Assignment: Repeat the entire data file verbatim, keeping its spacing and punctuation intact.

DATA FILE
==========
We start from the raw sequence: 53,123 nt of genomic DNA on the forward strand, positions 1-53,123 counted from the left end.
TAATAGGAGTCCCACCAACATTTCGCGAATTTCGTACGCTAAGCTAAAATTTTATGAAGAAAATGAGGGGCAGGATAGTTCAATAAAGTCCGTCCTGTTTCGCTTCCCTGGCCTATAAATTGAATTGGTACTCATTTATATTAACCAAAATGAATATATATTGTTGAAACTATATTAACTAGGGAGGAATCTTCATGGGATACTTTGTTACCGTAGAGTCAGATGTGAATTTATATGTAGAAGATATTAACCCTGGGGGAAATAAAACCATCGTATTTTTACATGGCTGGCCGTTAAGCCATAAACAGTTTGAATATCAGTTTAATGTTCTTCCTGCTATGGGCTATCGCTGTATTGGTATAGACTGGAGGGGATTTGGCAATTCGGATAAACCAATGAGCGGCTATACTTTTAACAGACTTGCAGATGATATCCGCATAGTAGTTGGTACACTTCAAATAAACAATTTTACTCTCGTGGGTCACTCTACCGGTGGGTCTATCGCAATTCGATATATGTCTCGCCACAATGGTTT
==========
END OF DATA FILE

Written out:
We start from the raw sequence: 53,123 nt of genomic DNA on the forward strand, positions 1-53,123 counted from the left end.
TAATAGGAGTCCCACCAACATTTCGCGAATTTCGTACGCTAAGCTAAAATTTTATGAAGAAAATGAGGGGCAGGATAGTTCAATAAAGTCCGTCCTGTTTCGCTTCCCTGGCCTATAAATTGAATTGGTACTCATTTATATTAACCAAAATGAATATATATTGTTGAAACTATATTAACTAGGGAGGAATCTTCATGGGATACTTTGTTACCGTAGAGTCAGATGTGAATTTATATGTAGAAGATATTAACCCTGGGGGAAATAAAACCATCGTATTTTTACATGGCTGGCCGTTAAGCCATAAACAGTTTGAATATCAGTTTAATGTTCTTCCTGCTATGGGCTATCGCTGTATTGGTATAGACTGGAGGGGATTTGGCAATTCGGATAAACCAATGAGCGGCTATACTTTTAACAGACTTGCAGATGATATCCGCATAGTAGTTGGTACACTTCAAATAAACAATTTTACTCTCGTGGGTCACTCTACCGGTGGGTCTATCGCAATTCGATATATGTCTCGCCACAATGGTTT